Stress serves an important purpose—it enables us to respond quickly to threats and avoid danger. However, lengthy exposure to stress may lead to mental health difficulties (for example, anxiety and depression) or increased physical health problems. A large body of research suggests that increased stress levels interfere with your ability to deal with physical illness. While no one can avoid all stress, you can work to handle it in healthy ways that increase your potential to recover.

  • Eat and drink to optimize your health. Some people try to reduce stress by drinking alcohol or eating too much. These actions may seem to help in the moment, but actually may add to stress in the long run. Caffeine also can compound the effects of stress. Consuming a healthy, balanced diet can help to combat stress.
  • Exercise regularly. In addition to having physical health benefits, exercise has been shown to be a powerful stress reliever. Consider non-competitive aerobic exercise, strengthening with weights, or movement activities like yoga or Tai Chi, and set reasonable goals for yourself. Aerobic exercise has been shown to release endorphins—natural substances that help you feel better and maintain a positive attitude.
  • Stop using tobacco and nicotine products. People who use nicotine often refer to it as a stress reliever. However, nicotine actually places more stress on the body by increasing physical arousal and reducing blood flow and breathing.
  • Study and practice relaxation techniques. Taking the time to relax every day helps to manage stress and to protect the body from the effects of stress. You can choose from a variety of techniques, such as deep breathing, imagery, progressive muscle relaxation, and mindfulness meditation. There are many online and smart phone apps that provide guidance on these techniques; although some entail purchase costs, many are available free of charge.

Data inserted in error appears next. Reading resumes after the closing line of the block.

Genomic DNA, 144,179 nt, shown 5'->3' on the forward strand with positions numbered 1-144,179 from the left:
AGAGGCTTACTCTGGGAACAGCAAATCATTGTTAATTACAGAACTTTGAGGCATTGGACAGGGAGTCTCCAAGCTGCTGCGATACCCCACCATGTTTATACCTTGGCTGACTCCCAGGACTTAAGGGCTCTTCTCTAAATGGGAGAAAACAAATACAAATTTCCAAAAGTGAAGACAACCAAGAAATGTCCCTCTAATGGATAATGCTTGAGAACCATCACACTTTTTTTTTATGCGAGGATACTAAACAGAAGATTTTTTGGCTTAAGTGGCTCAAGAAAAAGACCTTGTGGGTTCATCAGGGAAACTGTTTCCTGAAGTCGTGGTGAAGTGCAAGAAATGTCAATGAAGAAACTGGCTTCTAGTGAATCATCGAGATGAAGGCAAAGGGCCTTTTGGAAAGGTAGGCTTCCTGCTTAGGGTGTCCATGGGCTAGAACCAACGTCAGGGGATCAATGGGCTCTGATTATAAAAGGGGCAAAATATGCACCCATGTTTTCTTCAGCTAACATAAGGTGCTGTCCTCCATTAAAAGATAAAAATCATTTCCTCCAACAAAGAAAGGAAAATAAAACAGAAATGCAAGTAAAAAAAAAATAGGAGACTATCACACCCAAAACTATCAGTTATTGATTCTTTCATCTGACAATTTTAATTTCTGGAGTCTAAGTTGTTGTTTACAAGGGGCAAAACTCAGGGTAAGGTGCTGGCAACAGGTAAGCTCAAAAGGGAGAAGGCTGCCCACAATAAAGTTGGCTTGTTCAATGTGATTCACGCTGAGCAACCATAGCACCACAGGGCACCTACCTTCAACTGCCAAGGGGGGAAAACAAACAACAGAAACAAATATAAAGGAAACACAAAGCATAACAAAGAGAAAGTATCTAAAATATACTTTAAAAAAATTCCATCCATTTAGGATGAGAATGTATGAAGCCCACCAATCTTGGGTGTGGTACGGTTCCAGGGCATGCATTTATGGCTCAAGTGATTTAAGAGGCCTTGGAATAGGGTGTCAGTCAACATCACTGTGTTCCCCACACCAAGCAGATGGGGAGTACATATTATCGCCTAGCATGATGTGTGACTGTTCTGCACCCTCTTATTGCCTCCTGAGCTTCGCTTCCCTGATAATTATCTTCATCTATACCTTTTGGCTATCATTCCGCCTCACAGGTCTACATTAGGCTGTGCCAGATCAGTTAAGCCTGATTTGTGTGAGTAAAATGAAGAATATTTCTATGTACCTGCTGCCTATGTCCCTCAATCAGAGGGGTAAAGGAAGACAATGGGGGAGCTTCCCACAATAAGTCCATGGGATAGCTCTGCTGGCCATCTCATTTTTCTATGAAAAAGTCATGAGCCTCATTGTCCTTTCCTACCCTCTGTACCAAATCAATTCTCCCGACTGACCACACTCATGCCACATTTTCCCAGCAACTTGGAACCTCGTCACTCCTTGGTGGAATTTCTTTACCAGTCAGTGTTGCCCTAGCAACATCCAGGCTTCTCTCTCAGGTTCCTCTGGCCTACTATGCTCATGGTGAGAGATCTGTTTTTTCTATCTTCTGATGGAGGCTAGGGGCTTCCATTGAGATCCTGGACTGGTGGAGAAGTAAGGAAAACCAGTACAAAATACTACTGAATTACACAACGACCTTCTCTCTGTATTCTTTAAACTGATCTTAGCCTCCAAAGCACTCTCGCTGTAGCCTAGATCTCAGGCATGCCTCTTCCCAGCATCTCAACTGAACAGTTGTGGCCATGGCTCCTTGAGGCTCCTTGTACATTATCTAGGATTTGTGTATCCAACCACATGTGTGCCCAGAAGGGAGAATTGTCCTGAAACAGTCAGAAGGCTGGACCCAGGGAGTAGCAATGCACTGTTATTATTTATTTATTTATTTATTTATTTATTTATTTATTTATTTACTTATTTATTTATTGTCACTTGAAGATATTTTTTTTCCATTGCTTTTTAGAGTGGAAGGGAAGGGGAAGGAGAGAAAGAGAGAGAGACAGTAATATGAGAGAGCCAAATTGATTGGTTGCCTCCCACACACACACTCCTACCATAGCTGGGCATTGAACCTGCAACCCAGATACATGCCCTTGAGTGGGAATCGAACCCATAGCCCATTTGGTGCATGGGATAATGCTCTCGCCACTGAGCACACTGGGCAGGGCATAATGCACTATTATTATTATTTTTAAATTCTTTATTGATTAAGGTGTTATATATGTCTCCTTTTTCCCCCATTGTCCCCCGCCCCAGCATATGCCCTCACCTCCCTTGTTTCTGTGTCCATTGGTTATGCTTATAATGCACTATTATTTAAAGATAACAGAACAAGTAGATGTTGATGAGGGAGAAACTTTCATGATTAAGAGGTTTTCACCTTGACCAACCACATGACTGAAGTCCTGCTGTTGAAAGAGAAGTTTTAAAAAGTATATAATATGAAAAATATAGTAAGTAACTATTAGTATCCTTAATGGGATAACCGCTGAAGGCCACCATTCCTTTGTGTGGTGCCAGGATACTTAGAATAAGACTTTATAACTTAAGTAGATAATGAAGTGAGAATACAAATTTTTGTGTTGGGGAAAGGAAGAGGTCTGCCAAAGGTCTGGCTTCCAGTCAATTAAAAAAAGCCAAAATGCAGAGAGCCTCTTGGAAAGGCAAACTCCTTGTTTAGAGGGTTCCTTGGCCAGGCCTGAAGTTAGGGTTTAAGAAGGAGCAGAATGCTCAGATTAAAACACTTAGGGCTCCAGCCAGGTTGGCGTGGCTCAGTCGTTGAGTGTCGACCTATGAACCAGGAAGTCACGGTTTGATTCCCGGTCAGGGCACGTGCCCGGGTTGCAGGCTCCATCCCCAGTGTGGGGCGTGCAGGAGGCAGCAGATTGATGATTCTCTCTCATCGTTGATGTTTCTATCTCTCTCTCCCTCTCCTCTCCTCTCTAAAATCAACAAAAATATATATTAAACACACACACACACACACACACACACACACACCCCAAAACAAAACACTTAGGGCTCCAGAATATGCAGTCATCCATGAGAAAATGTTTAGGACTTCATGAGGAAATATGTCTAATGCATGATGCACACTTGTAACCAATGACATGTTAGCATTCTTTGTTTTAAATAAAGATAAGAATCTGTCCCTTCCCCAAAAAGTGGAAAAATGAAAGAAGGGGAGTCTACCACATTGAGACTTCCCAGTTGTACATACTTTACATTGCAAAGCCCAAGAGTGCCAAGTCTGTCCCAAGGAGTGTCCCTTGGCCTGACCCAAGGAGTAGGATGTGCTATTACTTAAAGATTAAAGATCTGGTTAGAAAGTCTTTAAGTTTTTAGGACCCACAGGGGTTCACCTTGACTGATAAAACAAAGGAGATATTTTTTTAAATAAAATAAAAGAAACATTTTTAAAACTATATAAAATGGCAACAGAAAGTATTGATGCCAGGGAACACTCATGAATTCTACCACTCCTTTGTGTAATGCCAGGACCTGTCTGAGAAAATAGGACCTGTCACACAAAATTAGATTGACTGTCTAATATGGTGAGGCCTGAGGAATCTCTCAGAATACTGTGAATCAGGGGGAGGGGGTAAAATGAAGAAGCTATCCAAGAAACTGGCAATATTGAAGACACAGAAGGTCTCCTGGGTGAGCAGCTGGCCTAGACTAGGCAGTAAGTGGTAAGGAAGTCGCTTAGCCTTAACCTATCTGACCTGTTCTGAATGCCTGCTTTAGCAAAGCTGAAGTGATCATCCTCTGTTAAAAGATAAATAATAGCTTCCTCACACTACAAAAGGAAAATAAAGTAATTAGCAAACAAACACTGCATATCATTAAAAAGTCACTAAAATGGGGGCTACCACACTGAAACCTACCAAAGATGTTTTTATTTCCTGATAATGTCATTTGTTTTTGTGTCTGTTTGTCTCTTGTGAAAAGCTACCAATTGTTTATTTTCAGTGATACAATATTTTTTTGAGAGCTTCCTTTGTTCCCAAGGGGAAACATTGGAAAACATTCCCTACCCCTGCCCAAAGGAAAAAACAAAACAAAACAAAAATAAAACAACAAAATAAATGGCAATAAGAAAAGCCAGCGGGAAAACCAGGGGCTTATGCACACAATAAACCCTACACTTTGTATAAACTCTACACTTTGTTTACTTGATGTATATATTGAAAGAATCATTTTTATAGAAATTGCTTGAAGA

• Reduce triggers of stress. If you are like most people, your life may be filled with too many demands and too little time. For the most part, these demands are ones we have chosen. You can free up time by practicing time-management skills like asking for help when it’s appropriate, setting priorities, pacing yourself, and reserving time to take care of yourself.
  • Examine your values and live by them. The more your actions reflect your beliefs, the better you will feel, no matter how busy your life is. Use your values when choosing your activities.
  • Assert yourself. It’s okay to say “No” to demands on your time and energy that will place too much stress on you. You don’t have always have to meet the expectations of others.
  • Set realistic goals and expectations. It’s okay—and healthy—to realize you cannot be 100% successful at everything all at once. Be mindful of the things you can control and work on accepting the things that you can’t control.
  • Sell yourself to yourself. When you’re feeling overwhelmed, remind yourself of what you do well. Have a healthy sense of self-esteem.

There are several other methods you can use to relax or reduce stress, including:

  • Deep breathing exercises.
  • Meditation.
  • Mindfulness meditation.
  • Progressive muscle relaxation.
  • Mental imagery relaxation.
  • Relaxation to music.
  • Biofeedback (explained below).
  • Counseling, to help you recognize and release stress.

Ask your healthcare provider for more information about these techniques or other suggestions.

Managing-Stress

Biofeedback

Biofeedback helps a person learn stress reduction skills by providing information about muscle tension, heart rate, and other vital signs as a person attempts to relax. It is used to gain control over certain bodily functions that cause tension and physical pain.

Biofeedback can be used to help you learn how your body responds in stressful situations, and how to cope better. If a headache, such as a migraine, begins slowly, many people can use biofeedback to stop the attack before it becomes full- blown.